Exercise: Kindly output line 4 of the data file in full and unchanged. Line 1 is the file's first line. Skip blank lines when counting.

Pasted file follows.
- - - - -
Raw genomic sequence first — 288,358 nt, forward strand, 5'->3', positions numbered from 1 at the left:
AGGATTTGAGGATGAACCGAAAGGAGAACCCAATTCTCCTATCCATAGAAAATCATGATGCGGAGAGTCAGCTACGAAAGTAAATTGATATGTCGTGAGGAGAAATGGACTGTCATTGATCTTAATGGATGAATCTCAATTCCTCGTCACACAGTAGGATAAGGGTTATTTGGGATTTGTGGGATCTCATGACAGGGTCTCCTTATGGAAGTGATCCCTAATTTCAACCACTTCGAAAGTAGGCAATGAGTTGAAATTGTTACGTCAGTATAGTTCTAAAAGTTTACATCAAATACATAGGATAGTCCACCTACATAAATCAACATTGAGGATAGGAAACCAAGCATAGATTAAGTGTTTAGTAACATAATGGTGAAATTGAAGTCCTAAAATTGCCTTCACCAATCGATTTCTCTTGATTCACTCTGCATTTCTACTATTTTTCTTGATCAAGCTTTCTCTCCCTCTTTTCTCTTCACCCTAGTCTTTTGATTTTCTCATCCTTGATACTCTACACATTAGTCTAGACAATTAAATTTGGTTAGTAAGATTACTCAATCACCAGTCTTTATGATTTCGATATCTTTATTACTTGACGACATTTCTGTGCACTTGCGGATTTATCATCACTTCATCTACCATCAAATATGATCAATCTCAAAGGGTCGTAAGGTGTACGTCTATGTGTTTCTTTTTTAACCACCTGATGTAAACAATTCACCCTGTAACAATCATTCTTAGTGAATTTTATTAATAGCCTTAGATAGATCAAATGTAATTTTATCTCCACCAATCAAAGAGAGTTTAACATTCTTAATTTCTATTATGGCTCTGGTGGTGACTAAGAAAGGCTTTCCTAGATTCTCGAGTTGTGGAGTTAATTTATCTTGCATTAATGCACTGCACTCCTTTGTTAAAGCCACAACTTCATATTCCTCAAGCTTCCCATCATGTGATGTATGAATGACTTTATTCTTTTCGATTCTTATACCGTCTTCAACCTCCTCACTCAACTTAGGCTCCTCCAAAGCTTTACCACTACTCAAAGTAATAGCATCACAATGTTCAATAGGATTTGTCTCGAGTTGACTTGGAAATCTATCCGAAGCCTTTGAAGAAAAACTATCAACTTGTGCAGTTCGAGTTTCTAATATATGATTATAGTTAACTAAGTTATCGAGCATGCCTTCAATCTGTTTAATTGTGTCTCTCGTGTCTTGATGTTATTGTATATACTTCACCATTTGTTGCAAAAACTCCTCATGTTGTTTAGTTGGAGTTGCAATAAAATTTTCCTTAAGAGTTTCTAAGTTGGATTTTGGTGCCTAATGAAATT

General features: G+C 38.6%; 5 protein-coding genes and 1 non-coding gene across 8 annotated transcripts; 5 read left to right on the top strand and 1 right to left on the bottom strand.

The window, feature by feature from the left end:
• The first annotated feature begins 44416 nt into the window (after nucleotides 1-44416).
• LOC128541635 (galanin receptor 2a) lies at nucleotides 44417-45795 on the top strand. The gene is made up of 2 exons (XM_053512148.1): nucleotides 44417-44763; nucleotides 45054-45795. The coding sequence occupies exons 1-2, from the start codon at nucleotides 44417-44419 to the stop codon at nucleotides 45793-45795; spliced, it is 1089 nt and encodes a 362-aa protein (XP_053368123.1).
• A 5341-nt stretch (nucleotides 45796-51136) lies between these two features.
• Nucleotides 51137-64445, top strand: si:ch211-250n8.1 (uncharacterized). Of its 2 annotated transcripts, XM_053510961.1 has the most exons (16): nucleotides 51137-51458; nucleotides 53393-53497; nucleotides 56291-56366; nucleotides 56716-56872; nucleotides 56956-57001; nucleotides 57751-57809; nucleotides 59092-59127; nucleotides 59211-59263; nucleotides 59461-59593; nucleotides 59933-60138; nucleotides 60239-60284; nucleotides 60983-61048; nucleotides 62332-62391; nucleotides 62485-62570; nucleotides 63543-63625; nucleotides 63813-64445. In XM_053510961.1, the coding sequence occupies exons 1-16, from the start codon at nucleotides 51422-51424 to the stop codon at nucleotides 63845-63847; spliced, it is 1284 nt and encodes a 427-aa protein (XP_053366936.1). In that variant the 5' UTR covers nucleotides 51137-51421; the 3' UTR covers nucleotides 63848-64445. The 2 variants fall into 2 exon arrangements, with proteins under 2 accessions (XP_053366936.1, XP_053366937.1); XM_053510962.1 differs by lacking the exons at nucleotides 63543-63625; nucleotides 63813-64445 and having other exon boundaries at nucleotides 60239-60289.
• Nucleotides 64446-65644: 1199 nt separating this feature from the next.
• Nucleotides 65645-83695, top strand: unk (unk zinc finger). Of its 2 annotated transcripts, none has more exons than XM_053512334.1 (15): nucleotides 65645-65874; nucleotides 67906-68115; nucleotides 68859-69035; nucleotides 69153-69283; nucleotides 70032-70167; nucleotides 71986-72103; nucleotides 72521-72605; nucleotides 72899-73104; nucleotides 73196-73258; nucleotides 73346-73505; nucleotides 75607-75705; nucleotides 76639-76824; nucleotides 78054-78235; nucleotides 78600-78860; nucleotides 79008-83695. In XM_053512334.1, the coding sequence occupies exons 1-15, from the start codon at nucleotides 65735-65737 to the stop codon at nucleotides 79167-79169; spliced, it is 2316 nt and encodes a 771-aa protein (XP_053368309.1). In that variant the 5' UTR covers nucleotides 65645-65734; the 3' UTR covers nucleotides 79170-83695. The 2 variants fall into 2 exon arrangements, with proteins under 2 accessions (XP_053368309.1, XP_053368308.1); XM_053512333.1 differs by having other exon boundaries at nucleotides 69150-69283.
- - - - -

The window, feature by feature from the left end: